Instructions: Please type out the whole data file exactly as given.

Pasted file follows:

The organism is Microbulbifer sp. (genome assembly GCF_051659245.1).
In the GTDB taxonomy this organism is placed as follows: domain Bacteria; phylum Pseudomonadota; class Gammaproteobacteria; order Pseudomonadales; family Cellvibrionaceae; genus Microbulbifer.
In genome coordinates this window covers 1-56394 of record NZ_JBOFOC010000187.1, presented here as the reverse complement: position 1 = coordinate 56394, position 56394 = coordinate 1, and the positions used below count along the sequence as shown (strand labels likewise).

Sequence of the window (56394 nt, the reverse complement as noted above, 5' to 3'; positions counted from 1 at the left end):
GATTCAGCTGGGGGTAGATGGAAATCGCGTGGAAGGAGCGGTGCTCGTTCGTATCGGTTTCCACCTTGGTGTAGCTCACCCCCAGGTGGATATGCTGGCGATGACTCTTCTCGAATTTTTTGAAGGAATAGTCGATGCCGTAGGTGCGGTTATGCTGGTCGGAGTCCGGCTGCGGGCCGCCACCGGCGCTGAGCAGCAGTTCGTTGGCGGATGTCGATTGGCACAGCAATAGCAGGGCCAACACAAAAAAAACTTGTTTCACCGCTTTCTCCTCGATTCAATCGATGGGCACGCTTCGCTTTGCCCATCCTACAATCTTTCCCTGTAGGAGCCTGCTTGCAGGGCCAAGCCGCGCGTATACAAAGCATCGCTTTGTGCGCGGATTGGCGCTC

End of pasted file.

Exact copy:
The organism is Microbulbifer sp. (genome assembly GCF_051659245.1).
In the GTDB taxonomy this organism is placed as follows: domain Bacteria; phylum Pseudomonadota; class Gammaproteobacteria; order Pseudomonadales; family Cellvibrionaceae; genus Microbulbifer.
In genome coordinates this window covers 1-56394 of record NZ_JBOFOC010000187.1, presented here as the reverse complement: position 1 = coordinate 56394, position 56394 = coordinate 1, and the positions used below count along the sequence as shown (strand labels likewise).

Sequence of the window (56394 nt, the reverse complement as noted above, 5' to 3'; positions counted from 1 at the left end):
GATTCAGCTGGGGGTAGATGGAAATCGCGTGGAAGGAGCGGTGCTCGTTCGTATCGGTTTCCACCTTGGTGTAGCTCACCCCCAGGTGGATATGCTGGCGATGACTCTTCTCGAATTTTTTGAAGGAATAGTCGATGCCGTAGGTGCGGTTATGCTGGTCGGAGTCCGGCTGCGGGCCGCCACCGGCGCTGAGCAGCAGTTCGTTGGCGGATGTCGATTGGCACAGCAATAGCAGGGCCAACACAAAAAAAACTTGTTTCACCGCTTTCTCCTCGATTCAATCGATGGGCACGCTTCGCTTTGCCCATCCTACAATCTTTCCCTGTAGGAGCCTGCTTGCAGGGCCAAGCCGCGCGTATACAAAGCATCGCTTTGTGCGCGGATTGGCGCTC